Air moves from areas of high pressure to areas of low pressure, from high temperature to low temperature, areas of high humidity to areas of low humidity. In the winter, this means from inside to out. In the summer, this generally means from outside to in.

Convention is heat transfer from the movement of water, fluid, or air.  In a leaky house, theres lots of convection.  Convection loops, where air rises along warm surface and falls along cold ones, causes circular movement which shifts humidity and heat and can reduce insulation effectiveness.  

A key point is that with good insulation and air sealing, proper ventiltion, which includes proper balanced suplies and returns in your HVAC system, and balanced fresh air ventilation, many of these factors won't matter because you're controlling the airflow and pressure.  


How can we reduce building air leakage?


It’s important to lower the rate we’re losing air so we don’t lose conditioned air we’ve paid for literally out the window.  Air leakage requires a hole and then also pressure difference across that hole.  To reduce leakage, we need to lower the pressure difference (which we can’t always control  - wind creates pressure, for example), or reduce the size of the hole, though a tight building envelope.  A positive pressure balance can push out conditioned air, where a negative pressure balance can bring in unconditioned air.  Tightening methods include air sealing, a vapor barrier, control layers for water, vapor, and air, and insulation.  A blower door test will show how tight a building is, or isn’t.  


Protecting wood floors from below

All of this air and water movement affects wood floors, as wood reacts to moisture.  Brett Miller points out that a key way to control that moisture is to address what’s going on below the floor.  Did you know that 50% of the air that comes into a building enters through the foundation?  To, prevent excess moisture intrusion, a vapor retarder can be used on a wood subfloor.  Again, retarders slow the diffusion process.  They don’t stop moisture altogether, as stopping can create a place for moisture to build up, which can cause mold growth, subfloor rot and decay, and even degradation.  This said, it’s never acceptable to install a retarder over a moisture condition or to use one to remedy a moisture condition.  

What are the ideal interior conditions for wood flooring?


All wood contains some moisture.  Where a living tree is 30-200% moisture, the wood of course must be dry enough to maintain a consistent physical property to be used as a flooring product.  How do we find the right balance, and what are the ideal interior conditions for wood?  

It’s important to understand that the moisture content of wood depends on the amount of moisture in the air, which is known as relative humidity, or RH.  In a high RH environment, wood absorbs moisture, and in low RH wood releases it. Joseph describes air with low RH as “thirsty.”  It will pull moisture from anything around it that has humidity.  For wood this can be cracking and checking.  For people, this can mean pain and itchiness in heir eyes, nose, and throat. Another result of low RH is that viruses can become more infective, as they hang in the dryer air longer. Additionally, less moist air can lead to static shock, which can even damage electronics.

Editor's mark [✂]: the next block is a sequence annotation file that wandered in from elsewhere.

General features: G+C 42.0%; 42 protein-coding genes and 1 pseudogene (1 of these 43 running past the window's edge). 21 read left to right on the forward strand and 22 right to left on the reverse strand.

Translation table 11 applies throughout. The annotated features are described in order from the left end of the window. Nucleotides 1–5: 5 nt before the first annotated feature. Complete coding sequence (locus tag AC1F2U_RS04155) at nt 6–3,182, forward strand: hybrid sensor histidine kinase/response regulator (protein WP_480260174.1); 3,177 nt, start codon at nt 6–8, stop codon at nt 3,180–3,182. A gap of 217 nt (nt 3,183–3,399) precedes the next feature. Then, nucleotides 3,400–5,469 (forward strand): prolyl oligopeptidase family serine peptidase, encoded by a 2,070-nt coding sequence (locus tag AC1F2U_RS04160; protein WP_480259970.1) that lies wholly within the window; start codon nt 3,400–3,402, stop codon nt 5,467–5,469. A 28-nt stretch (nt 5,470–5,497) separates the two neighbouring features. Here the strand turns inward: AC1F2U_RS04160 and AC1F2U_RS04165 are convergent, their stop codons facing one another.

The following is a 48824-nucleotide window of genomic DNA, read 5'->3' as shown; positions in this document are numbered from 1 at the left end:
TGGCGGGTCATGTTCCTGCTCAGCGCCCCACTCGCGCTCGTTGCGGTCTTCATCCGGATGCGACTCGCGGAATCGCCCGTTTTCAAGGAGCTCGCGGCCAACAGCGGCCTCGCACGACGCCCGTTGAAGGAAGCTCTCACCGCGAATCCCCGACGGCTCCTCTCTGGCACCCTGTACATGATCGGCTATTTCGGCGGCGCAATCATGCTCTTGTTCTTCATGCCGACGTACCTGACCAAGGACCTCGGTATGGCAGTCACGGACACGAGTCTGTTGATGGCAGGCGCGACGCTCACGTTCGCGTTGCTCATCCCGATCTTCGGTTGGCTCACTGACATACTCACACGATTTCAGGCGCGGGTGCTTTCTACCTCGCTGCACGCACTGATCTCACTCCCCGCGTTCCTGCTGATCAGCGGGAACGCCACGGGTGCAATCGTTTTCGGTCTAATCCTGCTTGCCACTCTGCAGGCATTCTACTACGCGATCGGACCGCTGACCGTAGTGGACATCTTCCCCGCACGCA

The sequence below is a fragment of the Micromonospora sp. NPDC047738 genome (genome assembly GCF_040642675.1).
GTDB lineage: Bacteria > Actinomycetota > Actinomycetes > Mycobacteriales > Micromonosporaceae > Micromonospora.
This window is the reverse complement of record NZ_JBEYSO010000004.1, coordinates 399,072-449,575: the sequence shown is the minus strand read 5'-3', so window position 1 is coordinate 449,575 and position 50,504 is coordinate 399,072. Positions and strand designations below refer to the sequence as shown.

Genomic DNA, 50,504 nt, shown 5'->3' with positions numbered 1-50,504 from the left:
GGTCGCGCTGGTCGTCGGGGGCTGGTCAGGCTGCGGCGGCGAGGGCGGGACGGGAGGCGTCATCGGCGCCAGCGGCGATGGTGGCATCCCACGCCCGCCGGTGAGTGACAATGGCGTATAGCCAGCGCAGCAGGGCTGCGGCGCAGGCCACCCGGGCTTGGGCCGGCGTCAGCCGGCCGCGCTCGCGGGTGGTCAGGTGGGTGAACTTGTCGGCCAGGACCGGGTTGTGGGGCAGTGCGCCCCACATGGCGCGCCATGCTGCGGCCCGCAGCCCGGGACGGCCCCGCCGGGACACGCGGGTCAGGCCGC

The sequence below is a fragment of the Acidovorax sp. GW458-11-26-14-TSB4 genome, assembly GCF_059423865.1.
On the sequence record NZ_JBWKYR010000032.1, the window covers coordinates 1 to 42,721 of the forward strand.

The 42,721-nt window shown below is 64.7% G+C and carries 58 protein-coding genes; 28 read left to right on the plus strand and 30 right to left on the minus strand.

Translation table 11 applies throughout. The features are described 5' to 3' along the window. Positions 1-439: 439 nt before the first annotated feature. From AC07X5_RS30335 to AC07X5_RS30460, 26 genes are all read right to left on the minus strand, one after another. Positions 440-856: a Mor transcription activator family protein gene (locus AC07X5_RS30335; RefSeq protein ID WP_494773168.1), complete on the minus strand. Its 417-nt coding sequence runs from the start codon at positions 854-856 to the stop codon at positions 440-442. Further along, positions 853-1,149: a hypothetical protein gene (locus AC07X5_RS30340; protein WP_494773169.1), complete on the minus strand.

RH that is lower than ideal also causes problems.  Wood can swell or rot, as we’ve discussed.  But mold, mildew, dust mites, and termites thrive in RH over 50%.  As for human comfort, a lower temperature without lower humidity creates a cold and clammy feeling that is not comfortable.  

It turns out that the ideal humidity range for wood is the same as for human comfort and health, 30-50% humidity. The ideal temperature is between 60 and 80 degrees.  In these conditions, wood moisture content will be about 6 to 9%.  It’s important to maintain these conditions as closely as we can, as repeated cycles of wood absorption and release history the shape of wood.  

It’s important to understand that different climate zones present different control challenges, and these also change during the year.  It’s especially important to have dedicated humidity control equipment when moisture might be higher but conditioning equipment might not be running.  


Temperature Control Equipment is Often not the Ideal way to Manage Relative humidity (RH)

Temperature control equipment manages absolute humidity, or the amount of moisture in its vapor form in the air, where relative humidity - percentage of the amount moisture the air can possible hold (expressed as a %). Since warmer air can hold more moisture, people often try to remove moisture for the air by cooling, but the result is often over cooling, where the moisture isn’t sufficiently reduced and so occupants are therefor not comfortable as intended.  Joseph explains why this doesn’t quite work as a part of a Rate it Green video on Whole House Humidity Control.  The goal of the thermostat is to change the temperature.  It can affect humidity some, but this isn’t it’s goal.  This is why we often need dedicated solutions that add or remove moisture from the air.